Choose A Different Path
I believe there are huge opportunities in book publishing for everyone who chooses a different path to get published. The path is filled with obstacles and nay sayers.
If you have been reading these entries, you know that I like to give the real scoop about book publishing. I agree when people say there are too many books out there. Each year the number of new books continues to increase. Just check the 300,000 number of new books in this article from Sarah Nelson, Editor at Publishers Weekly. In my earlier reading, I had seen a high number but never this high. Here's the reality check for you. Over the weekend, I was listening to my friend Susan Driscoll, president of iUniverse, in a teleseminar with Arielle Ford, give this 2004 book statistic: 90% of the new books published sold 1,000 copies or less. Now consider the other side of this statistic which means that only 10% of the new books published sold over 1,000 copies. In the last few days, Mike Hyatt has also written about this topic of too many books. Plus Mike has written the follow up article about the way Thomas Nelson, the largest Christian publisher is selecting the books they do publish. This article points out another challenge for any author: publishers are very selective of the books they contract and publish. Increasingly publishers are depending on literary agents to locate new authors. As I've mentioned before it is often more difficult for a new author to find a good literary agent than it is to get published in the first place. I wrote at least 30 books for traditional publishers before I ever worked with a literary agent so it is not a necessity.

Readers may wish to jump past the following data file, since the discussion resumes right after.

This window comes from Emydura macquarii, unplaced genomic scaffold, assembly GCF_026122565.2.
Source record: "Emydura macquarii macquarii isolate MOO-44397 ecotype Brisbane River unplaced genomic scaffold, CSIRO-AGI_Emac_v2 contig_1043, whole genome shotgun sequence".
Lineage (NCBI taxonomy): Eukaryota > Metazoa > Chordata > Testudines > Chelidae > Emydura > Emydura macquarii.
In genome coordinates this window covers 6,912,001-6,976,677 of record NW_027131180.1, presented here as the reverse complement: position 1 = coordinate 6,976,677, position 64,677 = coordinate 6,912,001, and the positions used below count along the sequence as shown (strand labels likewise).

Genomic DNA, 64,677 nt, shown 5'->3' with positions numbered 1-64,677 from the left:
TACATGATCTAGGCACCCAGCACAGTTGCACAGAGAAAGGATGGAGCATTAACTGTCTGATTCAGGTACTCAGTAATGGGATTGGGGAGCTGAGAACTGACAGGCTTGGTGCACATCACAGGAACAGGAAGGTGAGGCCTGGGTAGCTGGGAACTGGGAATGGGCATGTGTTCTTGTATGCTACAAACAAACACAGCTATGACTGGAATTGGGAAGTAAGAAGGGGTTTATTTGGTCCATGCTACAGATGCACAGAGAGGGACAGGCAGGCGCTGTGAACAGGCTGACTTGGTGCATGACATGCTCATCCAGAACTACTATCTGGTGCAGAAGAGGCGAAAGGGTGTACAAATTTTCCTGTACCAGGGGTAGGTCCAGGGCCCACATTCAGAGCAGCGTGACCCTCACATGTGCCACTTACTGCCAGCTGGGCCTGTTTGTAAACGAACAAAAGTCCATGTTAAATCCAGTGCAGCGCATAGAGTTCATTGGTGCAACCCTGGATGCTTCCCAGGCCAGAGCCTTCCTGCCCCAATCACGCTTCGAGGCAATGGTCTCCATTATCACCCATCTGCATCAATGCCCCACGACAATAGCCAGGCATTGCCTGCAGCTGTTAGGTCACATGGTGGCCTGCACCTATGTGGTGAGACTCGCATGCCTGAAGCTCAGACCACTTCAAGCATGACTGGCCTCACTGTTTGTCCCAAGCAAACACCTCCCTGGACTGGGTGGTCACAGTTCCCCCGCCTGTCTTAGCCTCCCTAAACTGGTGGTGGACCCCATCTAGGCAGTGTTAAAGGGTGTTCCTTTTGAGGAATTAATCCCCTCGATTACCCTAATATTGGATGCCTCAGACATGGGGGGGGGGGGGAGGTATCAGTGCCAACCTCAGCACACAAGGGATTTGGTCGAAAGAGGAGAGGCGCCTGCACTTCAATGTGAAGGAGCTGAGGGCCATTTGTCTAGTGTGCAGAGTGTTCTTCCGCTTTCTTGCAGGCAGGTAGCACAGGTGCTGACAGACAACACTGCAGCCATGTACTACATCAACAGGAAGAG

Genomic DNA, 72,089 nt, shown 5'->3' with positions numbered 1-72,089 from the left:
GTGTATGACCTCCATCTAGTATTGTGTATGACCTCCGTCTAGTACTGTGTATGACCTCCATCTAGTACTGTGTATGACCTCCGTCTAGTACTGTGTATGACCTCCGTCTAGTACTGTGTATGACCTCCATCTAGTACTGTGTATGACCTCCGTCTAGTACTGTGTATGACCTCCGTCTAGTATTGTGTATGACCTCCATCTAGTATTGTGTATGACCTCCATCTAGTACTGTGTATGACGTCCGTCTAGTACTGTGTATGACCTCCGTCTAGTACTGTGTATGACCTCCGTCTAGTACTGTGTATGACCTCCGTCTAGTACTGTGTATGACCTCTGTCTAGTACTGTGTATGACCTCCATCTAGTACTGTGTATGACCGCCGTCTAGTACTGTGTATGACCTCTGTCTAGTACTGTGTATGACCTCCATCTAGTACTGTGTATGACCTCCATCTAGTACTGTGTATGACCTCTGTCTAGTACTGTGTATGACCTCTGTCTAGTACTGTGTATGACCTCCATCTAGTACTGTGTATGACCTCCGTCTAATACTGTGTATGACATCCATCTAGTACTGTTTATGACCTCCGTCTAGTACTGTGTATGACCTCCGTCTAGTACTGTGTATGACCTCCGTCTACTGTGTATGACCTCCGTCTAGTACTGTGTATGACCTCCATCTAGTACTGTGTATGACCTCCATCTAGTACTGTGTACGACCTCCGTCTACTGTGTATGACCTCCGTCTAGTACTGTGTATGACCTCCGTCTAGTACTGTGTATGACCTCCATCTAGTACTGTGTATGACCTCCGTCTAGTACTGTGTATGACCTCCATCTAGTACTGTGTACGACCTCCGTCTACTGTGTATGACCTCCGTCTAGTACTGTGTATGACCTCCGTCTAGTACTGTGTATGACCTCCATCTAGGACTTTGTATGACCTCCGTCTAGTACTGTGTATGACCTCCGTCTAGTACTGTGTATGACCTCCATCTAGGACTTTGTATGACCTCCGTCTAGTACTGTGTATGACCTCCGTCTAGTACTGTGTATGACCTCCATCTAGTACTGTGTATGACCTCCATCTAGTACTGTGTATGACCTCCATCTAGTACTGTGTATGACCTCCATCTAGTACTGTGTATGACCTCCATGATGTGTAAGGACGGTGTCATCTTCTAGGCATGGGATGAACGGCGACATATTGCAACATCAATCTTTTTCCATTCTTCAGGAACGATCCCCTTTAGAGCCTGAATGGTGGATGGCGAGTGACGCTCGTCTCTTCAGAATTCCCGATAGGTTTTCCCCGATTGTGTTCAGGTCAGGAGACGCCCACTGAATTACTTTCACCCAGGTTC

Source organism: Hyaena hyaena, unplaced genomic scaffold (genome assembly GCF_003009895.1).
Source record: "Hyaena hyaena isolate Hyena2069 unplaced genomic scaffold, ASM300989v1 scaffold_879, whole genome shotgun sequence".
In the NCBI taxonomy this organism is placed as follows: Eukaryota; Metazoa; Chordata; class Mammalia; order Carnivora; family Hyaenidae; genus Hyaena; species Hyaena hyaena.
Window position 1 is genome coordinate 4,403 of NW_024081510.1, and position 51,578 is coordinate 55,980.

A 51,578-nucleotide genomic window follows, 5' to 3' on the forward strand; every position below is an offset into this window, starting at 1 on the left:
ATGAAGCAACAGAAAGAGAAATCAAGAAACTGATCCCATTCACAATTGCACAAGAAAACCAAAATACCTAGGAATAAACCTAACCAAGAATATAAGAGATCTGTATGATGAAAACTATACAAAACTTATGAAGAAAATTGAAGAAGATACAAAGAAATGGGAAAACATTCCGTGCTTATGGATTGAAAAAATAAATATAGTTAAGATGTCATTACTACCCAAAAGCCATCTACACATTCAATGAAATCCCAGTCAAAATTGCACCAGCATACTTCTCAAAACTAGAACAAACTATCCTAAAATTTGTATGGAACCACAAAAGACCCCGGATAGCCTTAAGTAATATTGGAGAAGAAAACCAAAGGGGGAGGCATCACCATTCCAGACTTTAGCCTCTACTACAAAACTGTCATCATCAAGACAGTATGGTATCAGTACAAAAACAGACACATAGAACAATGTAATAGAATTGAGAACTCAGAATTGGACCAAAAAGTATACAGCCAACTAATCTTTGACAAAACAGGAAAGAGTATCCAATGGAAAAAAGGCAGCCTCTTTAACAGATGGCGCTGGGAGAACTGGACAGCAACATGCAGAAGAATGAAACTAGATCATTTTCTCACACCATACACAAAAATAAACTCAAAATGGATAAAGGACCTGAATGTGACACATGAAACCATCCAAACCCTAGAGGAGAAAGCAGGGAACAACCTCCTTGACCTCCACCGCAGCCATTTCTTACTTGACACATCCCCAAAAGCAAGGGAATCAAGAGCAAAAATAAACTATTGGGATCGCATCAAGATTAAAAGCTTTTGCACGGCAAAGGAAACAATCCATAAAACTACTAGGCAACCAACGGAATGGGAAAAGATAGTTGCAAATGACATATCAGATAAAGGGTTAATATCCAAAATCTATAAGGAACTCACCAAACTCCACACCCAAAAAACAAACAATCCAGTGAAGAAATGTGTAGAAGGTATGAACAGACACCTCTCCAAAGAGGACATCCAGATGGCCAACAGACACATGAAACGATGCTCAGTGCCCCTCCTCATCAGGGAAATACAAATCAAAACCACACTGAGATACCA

Yet increasingly traditional publishers are closing their doors to unagented material. And with good reason if I think about the material that comes into my agency. If you could sit on the side of the desk of an acquisitions editor or a literary agent, you would be shocked at the unprofessional pitches from well-intending authors. Like the recent nonfiction author who sent me a book proposal for a 150,000 word project. This author had a manuscript and had picked up my Book Proposals That Sell to learn how to create a book proposal. I applaud this author's commitment to learning about the business of publishing yet he was overlooking something critical which would get his material continually rejected. I'll not say never--but it is highly unlikely that any traditional publisher will take a 150,000 word nonfiction book project. Why? Because 70,000 to 80,000 words is the normal upper limit of such a book and the author missed this critical detail to rejection-proof his submission. It's like the lengthy novels that other authors pitch to me without understanding the typical word lengths (follow this link if you don't know the typical novel lengths). Without knowing it, they are asking for rejection.
To choose a different path as a writer, learn the craft of writing. Practice it with magazine articles and shorter pieces than books. Magazines reach many more people than most books (especially with the book statistic in the second paragraph of this entry). You will learn a valuable skill as you apprentice with your writing. It's something that many writers neglect in their journey to books.